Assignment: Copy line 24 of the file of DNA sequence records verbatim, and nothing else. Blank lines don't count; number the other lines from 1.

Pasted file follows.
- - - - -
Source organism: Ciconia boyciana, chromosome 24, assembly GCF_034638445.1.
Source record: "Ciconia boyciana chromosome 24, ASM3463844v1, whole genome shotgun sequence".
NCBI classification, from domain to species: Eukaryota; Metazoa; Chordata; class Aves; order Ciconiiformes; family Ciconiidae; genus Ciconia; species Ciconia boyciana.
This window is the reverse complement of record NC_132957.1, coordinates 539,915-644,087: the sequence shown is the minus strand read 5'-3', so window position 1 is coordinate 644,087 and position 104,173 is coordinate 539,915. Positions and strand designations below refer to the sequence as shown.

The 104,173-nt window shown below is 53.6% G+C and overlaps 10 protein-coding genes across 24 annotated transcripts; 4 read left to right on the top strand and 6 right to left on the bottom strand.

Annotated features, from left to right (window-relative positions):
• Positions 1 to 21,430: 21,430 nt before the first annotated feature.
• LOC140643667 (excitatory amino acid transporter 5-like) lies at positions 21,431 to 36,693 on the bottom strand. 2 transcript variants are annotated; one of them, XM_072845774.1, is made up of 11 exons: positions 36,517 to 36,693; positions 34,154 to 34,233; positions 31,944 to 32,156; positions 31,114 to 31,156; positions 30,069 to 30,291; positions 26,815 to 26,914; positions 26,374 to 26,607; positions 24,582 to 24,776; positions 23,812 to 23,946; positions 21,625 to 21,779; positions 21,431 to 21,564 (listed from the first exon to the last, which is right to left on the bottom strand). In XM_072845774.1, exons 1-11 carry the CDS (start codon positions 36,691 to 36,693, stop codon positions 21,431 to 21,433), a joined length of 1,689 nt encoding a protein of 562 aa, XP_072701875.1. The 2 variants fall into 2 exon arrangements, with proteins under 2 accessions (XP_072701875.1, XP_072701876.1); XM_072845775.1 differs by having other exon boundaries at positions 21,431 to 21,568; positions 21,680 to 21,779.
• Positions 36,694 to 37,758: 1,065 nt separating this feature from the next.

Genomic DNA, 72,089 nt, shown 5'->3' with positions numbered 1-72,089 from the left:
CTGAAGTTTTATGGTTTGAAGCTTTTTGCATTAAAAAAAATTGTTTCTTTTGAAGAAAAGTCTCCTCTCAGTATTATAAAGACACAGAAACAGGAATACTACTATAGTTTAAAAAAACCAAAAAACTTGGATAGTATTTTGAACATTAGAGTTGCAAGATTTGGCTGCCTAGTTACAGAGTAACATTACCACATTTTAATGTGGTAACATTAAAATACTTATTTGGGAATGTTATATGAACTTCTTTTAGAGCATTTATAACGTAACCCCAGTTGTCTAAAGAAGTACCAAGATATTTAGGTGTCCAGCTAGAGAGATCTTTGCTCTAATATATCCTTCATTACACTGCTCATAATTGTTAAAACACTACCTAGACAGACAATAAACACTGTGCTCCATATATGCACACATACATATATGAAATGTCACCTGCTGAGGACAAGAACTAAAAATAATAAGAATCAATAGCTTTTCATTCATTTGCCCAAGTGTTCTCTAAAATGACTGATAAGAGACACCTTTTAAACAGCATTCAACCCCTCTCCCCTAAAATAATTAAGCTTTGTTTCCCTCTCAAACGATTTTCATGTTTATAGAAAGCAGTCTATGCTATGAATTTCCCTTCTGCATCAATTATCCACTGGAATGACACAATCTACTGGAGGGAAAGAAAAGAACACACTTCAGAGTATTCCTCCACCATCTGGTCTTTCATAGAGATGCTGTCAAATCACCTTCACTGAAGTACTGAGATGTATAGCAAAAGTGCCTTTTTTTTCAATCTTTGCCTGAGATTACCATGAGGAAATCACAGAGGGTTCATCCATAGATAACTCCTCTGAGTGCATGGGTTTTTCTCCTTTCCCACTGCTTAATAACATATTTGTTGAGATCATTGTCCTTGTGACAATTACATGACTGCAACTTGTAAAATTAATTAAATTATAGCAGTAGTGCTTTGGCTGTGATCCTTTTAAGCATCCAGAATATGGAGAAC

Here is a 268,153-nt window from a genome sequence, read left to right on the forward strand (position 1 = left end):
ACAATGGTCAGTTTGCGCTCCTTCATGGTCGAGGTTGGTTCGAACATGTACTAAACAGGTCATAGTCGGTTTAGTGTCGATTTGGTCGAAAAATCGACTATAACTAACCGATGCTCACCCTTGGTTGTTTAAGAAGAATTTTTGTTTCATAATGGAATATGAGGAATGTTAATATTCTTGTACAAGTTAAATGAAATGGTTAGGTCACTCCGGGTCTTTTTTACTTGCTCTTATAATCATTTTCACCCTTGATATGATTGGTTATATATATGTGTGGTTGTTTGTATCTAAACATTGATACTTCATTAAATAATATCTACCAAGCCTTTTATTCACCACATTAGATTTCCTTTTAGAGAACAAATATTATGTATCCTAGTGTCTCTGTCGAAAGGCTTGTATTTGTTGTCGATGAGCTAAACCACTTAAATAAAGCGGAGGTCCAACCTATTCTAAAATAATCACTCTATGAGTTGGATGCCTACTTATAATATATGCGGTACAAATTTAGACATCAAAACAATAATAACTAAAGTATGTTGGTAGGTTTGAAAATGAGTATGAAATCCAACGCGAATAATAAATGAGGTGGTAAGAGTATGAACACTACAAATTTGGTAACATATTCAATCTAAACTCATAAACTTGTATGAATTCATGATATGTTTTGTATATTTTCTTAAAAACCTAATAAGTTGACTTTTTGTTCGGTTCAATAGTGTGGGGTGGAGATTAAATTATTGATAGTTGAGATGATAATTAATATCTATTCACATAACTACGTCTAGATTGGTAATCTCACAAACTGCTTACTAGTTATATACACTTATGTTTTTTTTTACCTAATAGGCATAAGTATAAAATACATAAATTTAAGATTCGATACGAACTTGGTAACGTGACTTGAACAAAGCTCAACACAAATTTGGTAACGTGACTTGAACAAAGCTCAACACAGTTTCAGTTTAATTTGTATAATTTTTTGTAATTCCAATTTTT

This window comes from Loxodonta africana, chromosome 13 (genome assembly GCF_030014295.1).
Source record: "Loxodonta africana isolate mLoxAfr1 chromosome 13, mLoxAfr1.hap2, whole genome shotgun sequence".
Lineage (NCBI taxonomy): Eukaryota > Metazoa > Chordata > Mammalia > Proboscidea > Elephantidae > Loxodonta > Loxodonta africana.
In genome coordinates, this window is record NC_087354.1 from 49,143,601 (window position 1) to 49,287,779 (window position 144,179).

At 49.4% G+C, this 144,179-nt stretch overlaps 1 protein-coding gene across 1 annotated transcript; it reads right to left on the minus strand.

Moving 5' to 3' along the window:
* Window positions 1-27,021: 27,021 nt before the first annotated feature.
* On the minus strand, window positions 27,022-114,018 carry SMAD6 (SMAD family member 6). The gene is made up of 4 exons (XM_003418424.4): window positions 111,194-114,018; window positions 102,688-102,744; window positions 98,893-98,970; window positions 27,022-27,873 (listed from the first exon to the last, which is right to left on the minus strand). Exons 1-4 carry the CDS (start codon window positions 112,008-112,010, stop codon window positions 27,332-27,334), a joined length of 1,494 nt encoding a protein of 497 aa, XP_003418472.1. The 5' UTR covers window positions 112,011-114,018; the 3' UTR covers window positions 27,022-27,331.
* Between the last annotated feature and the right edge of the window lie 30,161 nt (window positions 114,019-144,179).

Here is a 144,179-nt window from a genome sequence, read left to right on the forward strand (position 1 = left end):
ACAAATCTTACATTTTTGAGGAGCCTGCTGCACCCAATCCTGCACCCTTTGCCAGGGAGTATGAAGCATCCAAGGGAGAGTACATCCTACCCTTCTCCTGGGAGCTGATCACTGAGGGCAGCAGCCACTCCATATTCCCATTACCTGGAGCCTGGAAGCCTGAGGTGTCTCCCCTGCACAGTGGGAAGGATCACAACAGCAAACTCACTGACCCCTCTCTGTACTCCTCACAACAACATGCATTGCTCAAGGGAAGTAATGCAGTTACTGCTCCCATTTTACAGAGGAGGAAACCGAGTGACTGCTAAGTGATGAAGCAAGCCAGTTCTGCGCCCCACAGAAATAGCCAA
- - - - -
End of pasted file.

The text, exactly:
ACAAATCTTACATTTTTGAGGAGCCTGCTGCACCCAATCCTGCACCCTTTGCCAGGGAGTATGAAGCATCCAAGGGAGAGTACATCCTACCCTTCTCCTGGGAGCTGATCACTGAGGGCAGCAGCCACTCCATATTCCCATTACCTGGAGCCTGGAAGCCTGAGGTGTCTCCCCTGCACAGTGGGAAGGATCACAACAGCAAACTCACTGACCCCTCTCTGTACTCCTCACAACAACATGCATTGCTCAAGGGAAGTAATGCAGTTACTGCTCCCATTTTACAGAGGAGGAAACCGAGTGACTGCTAAGTGATGAAGCAAGCCAGTTCTGCGCCCCACAGAAATAGCCAA